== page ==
Blog Post

What is Carbon Insetting?

Carbon insetting is a concept that focuses on reducing carbon emissions within the supply chain of a company or organization, or as defined under the logistic, transport and recycling sectors, to fund an emission reduction within the same sector (see book & claim hereafter). This opposes the concept of carbon offsetting, which involves compensating for emissions through external projects. The insetting approach integrates carbon reduction projects directly into a company's operations or (parallel) supply chain, fostering sustainability from within.

The key difference between carbon insetting and offsetting lies in their approach to addressing carbon emissions. While offsetting projects might involve investing in renewable energy or reforestation programs anywhere in the world, insetting projects are directly linked to a company's own activities and are designed to reduce the carbon footprint within its own operational scope or supply chain.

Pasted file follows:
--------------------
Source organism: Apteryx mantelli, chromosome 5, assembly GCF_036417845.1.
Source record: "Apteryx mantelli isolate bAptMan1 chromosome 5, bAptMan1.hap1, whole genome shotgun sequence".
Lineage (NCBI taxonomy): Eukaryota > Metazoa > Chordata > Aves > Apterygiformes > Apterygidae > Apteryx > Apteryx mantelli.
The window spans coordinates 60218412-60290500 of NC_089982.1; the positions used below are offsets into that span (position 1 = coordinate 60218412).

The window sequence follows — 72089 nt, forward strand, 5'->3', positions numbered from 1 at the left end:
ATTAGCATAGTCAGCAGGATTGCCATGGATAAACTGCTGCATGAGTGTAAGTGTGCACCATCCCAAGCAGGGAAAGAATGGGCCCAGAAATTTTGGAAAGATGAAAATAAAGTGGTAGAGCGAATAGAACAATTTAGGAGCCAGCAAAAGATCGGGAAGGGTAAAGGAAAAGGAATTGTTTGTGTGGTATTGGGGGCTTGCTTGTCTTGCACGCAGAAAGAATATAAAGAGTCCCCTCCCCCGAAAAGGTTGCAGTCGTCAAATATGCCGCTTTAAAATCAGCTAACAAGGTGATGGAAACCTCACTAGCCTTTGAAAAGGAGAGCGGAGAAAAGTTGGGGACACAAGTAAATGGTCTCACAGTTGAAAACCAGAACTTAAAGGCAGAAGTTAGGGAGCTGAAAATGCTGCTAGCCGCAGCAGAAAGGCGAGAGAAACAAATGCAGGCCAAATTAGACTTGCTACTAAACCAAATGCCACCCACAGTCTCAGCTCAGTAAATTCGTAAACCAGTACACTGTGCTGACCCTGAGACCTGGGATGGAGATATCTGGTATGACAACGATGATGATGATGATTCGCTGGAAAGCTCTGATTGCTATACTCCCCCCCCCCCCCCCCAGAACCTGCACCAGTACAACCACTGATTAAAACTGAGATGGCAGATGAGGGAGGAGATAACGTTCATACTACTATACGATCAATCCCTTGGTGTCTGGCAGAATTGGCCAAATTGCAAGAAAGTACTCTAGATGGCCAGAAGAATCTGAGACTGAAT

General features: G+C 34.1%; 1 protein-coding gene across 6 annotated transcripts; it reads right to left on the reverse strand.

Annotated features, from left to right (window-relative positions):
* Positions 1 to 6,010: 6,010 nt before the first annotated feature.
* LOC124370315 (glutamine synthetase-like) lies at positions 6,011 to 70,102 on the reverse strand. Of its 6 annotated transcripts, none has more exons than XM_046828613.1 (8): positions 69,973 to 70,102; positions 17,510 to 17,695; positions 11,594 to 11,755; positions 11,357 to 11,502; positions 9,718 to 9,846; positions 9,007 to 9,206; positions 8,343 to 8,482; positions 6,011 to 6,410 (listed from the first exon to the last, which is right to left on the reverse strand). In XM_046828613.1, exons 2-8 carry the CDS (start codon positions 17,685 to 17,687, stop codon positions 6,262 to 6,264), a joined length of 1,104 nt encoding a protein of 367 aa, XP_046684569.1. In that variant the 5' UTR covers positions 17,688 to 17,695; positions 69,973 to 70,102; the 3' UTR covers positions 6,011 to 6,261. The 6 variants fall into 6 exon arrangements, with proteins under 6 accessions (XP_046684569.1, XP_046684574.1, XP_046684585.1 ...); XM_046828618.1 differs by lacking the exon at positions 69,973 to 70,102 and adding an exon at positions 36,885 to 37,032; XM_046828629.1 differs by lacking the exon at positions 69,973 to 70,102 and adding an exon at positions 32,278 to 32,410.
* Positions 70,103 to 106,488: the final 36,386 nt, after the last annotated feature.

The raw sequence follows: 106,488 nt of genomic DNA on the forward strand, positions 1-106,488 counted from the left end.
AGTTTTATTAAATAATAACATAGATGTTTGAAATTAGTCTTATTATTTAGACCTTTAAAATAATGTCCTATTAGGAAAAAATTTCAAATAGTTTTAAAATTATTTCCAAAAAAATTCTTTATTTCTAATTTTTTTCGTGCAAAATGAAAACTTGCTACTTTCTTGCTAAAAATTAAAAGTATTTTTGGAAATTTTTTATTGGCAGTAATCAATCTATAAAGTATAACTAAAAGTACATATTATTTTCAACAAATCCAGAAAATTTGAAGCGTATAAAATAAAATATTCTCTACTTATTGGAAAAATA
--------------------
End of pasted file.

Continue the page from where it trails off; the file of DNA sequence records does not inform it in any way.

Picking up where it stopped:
Carbon insetting can involve a variety of projects, such as switching to low carbon fuels, vessel retrofits, rotor sails, recycling, improving energy efficiency, or enhancing ecosystem services within the supply chain. These projects not only reduce greenhouse gas emissions but can also offer additional benefits like biodiversity conservation, enhanced social impacts, and strengthened relationships with suppliers and customers.

By implementing carbon insetting projects, companies can make a direct impact on their environmental footprint, demonstrating a commitment to sustainable practices and taking responsibility for their emissions. It allows businesses to integrate sustainability into their core operations and create value for both the environment and society.

Challenges of Insetting

Managing insetting projects does not come without challenges. Many companies have intricate, global supply chains. Understanding, measuring, and effectively reducing carbon emissions across these networks can be complex, requiring significant expertise, time and resources.

From measuring the carbon footprint to impact verification, it also often takes a behavioural change at different levels of the organization. Cultivating a culture that prioritizes sustainability and adapts to new practices can take time and effort. Moreover evolving standardization of methodologies and environmental regulation leaves room for interpretation.

To overcome these challenges, guidance from experts such as CarbonLeap, the pioneer in supply chain decarbonization, can support management in driving the sustainability agenda.